Ever since the first time I stepped inside it I knew I would eventually do a shoot here. Spend just a few minutes inside and you’ll see why. Fort Point is a literal treasure trove of amazing light patterns and dynamic backdrops that cast dramatic shadows on cloudless days and offers countless soft light possibilities. My photography has a very cinematic noir style to it and if one knows where to look, this place is like a gift from the heavens.
Executing beautiful photographs at this place was actually the easy part in my mind. Spend an hour walking around the place and you will surely count dozens of photographers taking pictures in and of this amazing place. You will see engagement sessions, landscape photographers and general hobbyists all enjoying all that is amazing about this place.
When Meg and I arrived at the fort, we were stopped immediately at the front gate by the ranger eye balling my pelican camera case. The ranger first asked us if we’d be taking pictures. When I told him we would be, he very kindly informed me of the fort rules. No tripods and lighting can be used inside the fort, was basically the footnotes version. I said no problem planning on shooting the entire set with available light only. I call these shoots MacGyver shoots because I go into them thinking of myself as if MacGyver were a photographer and everything around me could be used to create an epic shot.
Now the cool thing about MacGyver shoots is there is really no way to plan for them. You might show up and it’s overcast or you might show up and it’s a full sun day. In my opinion MacGyver shoots are the ultimate exercise in creativity. This is what is in front me right now and what can I do to make a wow shot using just the stuff around me at this moment?
As it happens on the day of our shoot there wasn’t a cloud in the sky so we would be working with direct full sun. For those that don’t know, full sun at high noon is something most photographers avoid like the plague. Simply put, full sun is the most unforgivable light source I can think of to pose a person into. literally an inch in either direction with the model’s head or body will make or break the lighting on a shot. Full sun is very harsh hard light, which I knew was going to be an amazing thing with Meg. Hard light has the ability to chisel features and sculpt the face and body like no other light in the right hands. It also has the fierce reputation of being very difficult to work with.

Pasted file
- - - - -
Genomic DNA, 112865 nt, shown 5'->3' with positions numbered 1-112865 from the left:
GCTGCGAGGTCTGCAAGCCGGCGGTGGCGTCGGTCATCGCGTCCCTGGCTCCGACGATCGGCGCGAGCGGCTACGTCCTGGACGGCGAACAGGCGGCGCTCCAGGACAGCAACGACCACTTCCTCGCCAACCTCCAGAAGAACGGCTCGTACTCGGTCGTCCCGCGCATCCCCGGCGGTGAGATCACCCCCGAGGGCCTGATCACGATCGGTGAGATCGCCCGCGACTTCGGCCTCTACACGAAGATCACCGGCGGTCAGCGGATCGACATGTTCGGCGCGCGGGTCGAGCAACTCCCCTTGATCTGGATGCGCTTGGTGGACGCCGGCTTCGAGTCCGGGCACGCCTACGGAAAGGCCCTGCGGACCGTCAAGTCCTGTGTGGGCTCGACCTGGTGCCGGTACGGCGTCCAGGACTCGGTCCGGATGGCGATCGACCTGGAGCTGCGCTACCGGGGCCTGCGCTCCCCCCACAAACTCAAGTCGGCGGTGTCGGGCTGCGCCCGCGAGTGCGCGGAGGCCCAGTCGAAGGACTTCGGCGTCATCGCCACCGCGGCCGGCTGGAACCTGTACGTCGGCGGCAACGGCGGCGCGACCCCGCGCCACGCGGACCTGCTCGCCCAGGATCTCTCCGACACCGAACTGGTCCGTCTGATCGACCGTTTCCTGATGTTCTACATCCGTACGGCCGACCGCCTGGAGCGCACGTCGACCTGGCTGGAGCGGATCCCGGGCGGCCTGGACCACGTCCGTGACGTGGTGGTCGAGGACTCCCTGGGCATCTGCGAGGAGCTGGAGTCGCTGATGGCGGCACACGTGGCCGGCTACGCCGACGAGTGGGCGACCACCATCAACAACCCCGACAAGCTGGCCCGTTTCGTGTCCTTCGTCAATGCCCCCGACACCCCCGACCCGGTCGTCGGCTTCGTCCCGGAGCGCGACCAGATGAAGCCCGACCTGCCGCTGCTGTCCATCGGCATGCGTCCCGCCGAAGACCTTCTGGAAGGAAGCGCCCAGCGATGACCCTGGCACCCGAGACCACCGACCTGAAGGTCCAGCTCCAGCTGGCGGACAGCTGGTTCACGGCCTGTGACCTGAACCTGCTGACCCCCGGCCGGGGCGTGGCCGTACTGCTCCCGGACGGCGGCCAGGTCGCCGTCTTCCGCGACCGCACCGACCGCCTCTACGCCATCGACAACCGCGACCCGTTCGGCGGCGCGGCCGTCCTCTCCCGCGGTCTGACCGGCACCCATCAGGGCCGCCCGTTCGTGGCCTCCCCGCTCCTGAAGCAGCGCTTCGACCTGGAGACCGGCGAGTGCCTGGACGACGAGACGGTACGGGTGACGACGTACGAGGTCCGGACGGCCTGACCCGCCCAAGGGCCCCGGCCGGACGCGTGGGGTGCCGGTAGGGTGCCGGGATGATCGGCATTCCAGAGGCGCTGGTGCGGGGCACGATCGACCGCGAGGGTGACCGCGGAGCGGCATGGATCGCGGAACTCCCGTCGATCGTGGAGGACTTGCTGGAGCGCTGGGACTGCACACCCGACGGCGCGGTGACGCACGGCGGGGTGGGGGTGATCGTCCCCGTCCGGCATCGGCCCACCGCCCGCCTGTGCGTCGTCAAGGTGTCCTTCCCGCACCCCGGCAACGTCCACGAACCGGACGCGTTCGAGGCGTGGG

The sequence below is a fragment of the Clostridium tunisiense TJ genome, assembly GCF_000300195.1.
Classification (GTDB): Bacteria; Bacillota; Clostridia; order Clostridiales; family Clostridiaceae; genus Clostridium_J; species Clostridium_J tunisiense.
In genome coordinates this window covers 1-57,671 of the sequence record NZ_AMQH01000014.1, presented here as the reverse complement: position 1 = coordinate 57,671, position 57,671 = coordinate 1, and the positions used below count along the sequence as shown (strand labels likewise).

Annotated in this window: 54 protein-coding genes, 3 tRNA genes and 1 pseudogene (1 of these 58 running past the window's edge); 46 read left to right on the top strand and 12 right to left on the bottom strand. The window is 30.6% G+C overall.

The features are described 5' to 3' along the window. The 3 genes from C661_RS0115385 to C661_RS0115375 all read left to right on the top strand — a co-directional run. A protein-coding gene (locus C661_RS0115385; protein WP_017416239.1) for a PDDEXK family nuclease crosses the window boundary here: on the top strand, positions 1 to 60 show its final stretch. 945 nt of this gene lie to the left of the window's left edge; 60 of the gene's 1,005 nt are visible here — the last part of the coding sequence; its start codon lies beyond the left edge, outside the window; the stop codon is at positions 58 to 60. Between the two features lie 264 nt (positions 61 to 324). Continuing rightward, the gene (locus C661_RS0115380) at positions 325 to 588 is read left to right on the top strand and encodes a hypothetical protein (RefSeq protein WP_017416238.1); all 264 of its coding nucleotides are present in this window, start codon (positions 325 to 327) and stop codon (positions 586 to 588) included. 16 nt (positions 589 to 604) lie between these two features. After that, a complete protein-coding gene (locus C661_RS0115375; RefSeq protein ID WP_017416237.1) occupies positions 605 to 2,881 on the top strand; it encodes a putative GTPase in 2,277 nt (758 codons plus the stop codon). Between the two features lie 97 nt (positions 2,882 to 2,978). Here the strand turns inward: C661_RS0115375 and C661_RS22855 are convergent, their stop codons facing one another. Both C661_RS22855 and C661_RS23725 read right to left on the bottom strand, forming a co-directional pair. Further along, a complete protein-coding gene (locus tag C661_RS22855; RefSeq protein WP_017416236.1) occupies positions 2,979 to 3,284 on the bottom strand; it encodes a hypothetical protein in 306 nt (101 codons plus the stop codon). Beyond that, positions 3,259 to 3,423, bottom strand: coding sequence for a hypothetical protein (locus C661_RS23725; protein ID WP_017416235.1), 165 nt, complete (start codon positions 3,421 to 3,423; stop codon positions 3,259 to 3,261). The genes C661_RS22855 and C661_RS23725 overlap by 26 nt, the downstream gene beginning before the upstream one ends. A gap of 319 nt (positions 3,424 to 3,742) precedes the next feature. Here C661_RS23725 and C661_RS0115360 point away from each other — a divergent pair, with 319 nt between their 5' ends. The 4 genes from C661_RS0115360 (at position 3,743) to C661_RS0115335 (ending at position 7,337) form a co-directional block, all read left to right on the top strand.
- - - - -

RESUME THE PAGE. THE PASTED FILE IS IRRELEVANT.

Meg and I could do no wrong, and on this day we were unstoppable walking away with wow shot after wow shot.
This is about the time a ranger came to check on us to make sure we were following the rules. Apparently posing a model was a no no in his eyes and we were promptly told that we needed a permit to do what we were doing. Hmmmm so I can shoot an engagement session here with people, but I can’t shoot a person if I pose them to make them look better. Sounds logical to me (commence eye roll). That’s about the time I told him we were leaving, but first we took a quick detour on our way out to get the shot of Meg under the golden gate.
Leaving the fort with what I already knew would be a pretty compelling set, I knew Meg and I still had too much left to do, and our day wasn’t going to be cut short by ranger Rick on his little power trip. So we decided to take a trip up the road to the Legion of Honor museum.
Seizing the moment at the time of day most photographers wouldn’t dare to shoot, we made short work of full sun portraits at high noon. As a photographer it’s easy to get caught up in the marketing and lusting over a new strobe. The bottom line is though, that in practiced hands and with a very minimal amount of gear, amazing portraits are not only possible they are down right inevitable.